None of Caviar & Bananas’ holiday pies are classified as gluten-free, but Sweet Radish Bake Shop is offering a full roster of pies, cakes, tortes and muffins, including a vegan pumpkin pie. The complete ordering guide is here.
Magnolia Plantation and Gardens is again offering discounted admission to visitors who contribute non-perishable food to the Lowcountry Food Bank.
Between now and Dec. 31, donors are eligible for a “buy one, get one free” deal on garden tickets.
The site is attempting to collect more than 2,000 pounds of food, bettering last year’s tally. Continue reading “Magnolia Food Drive Promotion Returns for Holiday Season” »
Attention, masqueraders! If you insist on dining in disguise today, Black Bean Co. would prefer you keep your costumes benign. “The sign started out as politely asking customers to not wear their masks into the store, mainly for safety issues,” says downtown store general manager Matt Lickiss. “I like to give some freedom to my cashiers about coming up with their own clever signs.”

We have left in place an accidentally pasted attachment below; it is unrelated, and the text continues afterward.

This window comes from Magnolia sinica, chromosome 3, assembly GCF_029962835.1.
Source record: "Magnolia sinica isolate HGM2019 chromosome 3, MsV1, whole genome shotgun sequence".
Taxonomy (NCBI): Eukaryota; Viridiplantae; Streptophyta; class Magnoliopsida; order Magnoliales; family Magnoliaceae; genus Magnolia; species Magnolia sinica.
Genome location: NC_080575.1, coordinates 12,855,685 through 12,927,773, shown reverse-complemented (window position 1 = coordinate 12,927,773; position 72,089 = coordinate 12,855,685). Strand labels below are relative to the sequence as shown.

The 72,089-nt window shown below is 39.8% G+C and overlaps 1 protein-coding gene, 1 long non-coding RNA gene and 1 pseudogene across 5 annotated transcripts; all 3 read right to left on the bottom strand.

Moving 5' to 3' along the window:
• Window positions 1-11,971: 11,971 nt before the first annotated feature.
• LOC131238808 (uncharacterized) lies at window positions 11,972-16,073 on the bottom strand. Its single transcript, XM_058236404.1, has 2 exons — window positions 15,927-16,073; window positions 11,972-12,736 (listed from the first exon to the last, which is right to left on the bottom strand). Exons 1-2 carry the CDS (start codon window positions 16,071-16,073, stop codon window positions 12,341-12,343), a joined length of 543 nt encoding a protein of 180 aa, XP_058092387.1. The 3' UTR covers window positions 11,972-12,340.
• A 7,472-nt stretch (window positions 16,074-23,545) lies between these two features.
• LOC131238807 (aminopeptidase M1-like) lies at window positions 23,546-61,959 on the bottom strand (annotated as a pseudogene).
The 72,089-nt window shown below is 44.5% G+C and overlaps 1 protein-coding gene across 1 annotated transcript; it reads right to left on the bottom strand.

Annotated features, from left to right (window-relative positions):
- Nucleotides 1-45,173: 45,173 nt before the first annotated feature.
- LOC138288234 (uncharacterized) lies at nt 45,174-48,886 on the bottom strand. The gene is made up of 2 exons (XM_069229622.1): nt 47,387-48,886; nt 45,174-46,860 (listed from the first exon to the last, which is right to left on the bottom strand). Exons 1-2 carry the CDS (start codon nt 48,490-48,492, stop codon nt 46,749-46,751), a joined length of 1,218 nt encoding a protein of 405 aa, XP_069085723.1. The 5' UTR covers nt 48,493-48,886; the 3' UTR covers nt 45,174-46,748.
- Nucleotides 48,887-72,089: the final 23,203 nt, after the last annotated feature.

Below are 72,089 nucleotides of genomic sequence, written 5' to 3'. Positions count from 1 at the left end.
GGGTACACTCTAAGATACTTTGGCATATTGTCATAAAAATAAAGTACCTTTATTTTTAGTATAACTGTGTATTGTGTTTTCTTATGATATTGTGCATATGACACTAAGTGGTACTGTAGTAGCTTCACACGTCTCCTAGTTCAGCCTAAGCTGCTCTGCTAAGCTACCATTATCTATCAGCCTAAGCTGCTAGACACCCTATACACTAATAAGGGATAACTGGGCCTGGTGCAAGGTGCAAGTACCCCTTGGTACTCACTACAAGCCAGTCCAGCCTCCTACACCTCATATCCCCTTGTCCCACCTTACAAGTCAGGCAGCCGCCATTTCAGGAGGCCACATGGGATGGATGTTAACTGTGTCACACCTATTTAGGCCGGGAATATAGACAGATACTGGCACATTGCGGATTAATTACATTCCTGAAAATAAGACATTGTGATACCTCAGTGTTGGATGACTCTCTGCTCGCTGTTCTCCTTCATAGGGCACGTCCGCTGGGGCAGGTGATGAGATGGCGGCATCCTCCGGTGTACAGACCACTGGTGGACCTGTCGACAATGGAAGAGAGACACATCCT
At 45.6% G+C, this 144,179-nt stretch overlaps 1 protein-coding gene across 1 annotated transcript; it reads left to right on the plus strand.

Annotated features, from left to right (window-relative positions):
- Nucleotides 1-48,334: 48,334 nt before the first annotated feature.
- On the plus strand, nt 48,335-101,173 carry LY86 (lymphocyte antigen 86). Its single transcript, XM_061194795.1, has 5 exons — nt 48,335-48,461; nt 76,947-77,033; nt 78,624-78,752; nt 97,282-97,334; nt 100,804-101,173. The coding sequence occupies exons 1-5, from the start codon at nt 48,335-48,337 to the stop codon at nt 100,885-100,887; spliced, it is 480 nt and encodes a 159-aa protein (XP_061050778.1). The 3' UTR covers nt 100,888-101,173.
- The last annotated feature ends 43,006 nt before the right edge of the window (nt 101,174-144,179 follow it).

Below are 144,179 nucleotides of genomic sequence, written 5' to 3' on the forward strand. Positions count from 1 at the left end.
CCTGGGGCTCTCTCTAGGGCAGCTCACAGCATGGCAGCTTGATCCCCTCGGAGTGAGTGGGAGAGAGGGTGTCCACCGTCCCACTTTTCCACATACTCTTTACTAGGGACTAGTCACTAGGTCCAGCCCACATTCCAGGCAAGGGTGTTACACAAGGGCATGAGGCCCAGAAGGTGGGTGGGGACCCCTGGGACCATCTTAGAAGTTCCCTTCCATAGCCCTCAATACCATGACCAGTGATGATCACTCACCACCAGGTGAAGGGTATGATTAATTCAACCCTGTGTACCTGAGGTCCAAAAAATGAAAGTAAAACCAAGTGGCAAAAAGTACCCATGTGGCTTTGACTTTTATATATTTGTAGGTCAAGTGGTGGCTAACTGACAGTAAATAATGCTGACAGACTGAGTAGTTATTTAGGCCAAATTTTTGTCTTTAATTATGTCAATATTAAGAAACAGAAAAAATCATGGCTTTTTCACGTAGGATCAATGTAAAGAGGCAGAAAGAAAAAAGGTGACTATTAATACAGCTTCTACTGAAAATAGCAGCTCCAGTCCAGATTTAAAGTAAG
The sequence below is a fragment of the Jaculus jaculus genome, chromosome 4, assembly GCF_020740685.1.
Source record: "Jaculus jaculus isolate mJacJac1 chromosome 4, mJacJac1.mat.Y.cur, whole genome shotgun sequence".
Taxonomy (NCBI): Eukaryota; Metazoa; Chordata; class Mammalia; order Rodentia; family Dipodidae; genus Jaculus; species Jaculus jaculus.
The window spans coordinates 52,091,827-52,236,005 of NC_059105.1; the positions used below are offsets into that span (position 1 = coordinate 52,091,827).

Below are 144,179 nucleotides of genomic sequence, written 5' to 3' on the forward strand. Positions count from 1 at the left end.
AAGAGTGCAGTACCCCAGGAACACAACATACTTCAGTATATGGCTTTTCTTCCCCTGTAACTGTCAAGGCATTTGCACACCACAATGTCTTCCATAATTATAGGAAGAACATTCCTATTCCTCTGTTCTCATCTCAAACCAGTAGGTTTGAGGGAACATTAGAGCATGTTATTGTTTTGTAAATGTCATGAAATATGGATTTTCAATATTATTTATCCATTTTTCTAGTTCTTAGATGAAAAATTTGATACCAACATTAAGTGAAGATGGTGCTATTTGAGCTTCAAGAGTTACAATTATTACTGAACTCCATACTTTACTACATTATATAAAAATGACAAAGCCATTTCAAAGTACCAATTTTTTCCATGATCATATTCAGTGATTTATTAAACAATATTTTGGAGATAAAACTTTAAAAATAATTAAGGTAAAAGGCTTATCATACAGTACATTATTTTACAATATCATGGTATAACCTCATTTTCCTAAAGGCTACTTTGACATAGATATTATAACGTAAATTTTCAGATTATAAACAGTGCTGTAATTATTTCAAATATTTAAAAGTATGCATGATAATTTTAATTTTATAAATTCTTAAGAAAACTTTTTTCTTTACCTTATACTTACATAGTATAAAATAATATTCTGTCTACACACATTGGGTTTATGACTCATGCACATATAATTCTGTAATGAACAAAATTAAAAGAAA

Basically, don’t scare your servers, please.
Steve A Johnson
As your thoughts turn from candy corn to cranberry sauce, you may very well decide you don’t want to fuss with fixing Thanksgiving dinner this year. Fortunately, Charleston restaurants are happy to help.
Here, a list of restaurants staying open for the holiday. Remember, reservations are essential; prix fixe prices don’t include drinks, tax or gratuity; and servers deserve to be tipped handsomely for giving up the day with their families. Happy Thanksgiving!
82 Queen, 723-7591
Hours: 12 noon-8 p.m.
Price: Entrees, $31-$39
Service style: A la carte
Sample menu items: Crispy parmesan oysters; sweet tea-grilled pork chop
Turkey description: Roast turkey paired with Southern potatoes, haricot verts, giblet gravy, cranberry chutney
Complete holiday menu: http://www.82queen.com/thanksgiving/
171 E. Bay St., 722-9200
Hours: 11 .am.-9 p.m.
Price: Entrees, $24-$32
Service style: A la carte
Sample menu items: Pickled shrimp; pan-roasted grouper; pumpkin cheesecake
Turkey description: Slow-roasted turkey with cornbead and housemade sausage stuffing, slow-cooked green beans, whipped potatoes, cranberry relish, giblet gravy
Complete holiday menu: http://www.magnolias-blossom-cypress.com/blossom.asp?id=118213&action=detail&catID=20407&parentID=20406 Continue reading “Where to Eat Out on Thanksgiving” »